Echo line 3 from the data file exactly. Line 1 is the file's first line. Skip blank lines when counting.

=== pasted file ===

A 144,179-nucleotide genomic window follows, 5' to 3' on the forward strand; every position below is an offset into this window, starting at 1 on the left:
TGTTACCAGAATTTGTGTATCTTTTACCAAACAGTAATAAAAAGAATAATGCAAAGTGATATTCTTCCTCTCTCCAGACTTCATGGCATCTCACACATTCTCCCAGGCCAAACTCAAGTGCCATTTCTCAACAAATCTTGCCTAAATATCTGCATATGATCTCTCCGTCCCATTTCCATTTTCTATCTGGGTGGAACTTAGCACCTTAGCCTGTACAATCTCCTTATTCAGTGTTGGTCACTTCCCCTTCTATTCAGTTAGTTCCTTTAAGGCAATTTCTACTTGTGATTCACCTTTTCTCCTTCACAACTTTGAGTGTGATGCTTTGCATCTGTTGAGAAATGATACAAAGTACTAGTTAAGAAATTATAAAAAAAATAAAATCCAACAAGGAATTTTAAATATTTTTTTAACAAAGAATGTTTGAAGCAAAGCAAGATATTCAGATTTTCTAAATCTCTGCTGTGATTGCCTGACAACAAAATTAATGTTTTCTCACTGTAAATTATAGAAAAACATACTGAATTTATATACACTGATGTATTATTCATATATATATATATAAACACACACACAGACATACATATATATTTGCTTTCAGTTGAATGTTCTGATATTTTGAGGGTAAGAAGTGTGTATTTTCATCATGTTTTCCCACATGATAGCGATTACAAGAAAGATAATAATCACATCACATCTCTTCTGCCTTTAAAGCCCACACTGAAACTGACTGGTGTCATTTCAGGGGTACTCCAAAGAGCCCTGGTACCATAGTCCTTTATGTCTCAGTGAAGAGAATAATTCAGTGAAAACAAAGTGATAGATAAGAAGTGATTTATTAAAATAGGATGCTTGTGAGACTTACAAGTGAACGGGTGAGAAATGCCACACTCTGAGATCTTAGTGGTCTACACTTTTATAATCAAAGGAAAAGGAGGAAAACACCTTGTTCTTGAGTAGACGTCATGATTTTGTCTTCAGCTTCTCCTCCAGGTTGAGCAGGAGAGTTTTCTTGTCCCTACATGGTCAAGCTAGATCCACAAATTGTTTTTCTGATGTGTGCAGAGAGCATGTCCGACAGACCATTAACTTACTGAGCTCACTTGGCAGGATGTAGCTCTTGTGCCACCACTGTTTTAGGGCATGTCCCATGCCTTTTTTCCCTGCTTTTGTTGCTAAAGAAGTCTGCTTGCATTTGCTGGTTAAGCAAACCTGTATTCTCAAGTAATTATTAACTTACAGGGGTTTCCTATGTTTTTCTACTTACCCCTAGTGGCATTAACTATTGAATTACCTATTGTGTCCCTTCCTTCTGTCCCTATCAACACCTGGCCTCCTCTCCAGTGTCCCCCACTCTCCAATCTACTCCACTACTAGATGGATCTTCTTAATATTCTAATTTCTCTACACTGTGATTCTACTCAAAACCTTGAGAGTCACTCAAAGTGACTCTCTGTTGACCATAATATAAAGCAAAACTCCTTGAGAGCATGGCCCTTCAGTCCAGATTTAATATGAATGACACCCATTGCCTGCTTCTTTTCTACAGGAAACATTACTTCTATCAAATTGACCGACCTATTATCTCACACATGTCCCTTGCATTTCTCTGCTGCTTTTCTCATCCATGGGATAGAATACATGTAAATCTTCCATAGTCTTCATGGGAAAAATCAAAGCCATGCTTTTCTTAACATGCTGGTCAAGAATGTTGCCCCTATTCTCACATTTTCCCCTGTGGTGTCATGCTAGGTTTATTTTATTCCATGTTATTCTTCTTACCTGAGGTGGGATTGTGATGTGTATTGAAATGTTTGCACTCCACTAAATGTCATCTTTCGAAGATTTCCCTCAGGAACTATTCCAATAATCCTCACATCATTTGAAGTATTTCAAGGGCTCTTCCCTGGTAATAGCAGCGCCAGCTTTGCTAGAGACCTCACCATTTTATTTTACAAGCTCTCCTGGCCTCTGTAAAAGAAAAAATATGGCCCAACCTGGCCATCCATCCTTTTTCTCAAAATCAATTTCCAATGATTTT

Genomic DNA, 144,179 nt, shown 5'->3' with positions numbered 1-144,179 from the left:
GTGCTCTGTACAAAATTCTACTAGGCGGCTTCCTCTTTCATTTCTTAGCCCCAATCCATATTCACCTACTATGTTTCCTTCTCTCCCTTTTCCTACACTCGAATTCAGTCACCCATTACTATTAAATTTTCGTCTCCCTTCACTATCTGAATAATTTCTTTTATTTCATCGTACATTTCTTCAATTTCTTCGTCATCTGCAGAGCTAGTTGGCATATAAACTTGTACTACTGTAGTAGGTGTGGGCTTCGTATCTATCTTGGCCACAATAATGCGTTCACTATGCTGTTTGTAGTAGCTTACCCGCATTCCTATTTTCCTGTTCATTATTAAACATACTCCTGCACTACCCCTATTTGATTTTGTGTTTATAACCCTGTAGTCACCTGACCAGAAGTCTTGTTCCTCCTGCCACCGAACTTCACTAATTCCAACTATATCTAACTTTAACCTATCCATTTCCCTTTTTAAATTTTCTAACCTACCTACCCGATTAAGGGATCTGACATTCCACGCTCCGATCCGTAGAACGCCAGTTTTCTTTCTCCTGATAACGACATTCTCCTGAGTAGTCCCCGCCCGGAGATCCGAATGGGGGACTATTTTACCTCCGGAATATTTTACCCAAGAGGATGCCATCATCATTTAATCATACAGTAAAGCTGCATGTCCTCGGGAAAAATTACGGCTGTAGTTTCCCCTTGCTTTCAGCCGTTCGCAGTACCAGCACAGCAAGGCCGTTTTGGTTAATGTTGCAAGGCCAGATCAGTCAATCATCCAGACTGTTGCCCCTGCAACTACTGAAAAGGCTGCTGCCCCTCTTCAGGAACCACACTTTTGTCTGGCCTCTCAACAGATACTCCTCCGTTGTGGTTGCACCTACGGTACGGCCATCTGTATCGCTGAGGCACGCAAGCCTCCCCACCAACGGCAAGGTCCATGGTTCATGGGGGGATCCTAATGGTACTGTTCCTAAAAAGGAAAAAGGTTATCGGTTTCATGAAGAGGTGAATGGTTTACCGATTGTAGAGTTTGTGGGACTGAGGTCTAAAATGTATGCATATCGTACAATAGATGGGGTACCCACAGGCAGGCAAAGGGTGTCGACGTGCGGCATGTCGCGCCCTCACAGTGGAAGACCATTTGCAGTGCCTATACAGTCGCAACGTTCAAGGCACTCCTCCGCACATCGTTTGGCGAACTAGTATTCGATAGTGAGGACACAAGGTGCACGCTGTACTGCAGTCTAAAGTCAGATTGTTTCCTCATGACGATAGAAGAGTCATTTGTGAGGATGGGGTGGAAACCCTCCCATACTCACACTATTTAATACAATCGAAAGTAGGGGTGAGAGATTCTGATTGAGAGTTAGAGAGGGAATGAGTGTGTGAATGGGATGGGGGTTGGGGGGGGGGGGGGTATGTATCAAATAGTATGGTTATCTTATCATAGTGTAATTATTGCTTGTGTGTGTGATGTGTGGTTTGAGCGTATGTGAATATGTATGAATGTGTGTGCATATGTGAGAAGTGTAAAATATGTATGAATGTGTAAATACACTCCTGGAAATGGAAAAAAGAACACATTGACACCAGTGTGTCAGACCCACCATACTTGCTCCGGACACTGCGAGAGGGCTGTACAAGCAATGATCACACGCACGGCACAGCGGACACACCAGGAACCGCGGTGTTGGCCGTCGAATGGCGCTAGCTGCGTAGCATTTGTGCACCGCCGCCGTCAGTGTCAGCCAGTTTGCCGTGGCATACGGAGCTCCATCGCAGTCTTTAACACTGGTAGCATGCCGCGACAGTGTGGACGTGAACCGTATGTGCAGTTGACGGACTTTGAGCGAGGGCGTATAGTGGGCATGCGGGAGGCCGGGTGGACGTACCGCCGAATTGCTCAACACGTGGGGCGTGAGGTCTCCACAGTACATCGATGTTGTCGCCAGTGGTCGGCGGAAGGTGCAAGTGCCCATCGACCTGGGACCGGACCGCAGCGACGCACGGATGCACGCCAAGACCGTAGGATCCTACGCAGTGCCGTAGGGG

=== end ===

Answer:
Genomic DNA, 144,179 nt, shown 5'->3' with positions numbered 1-144,179 from the left: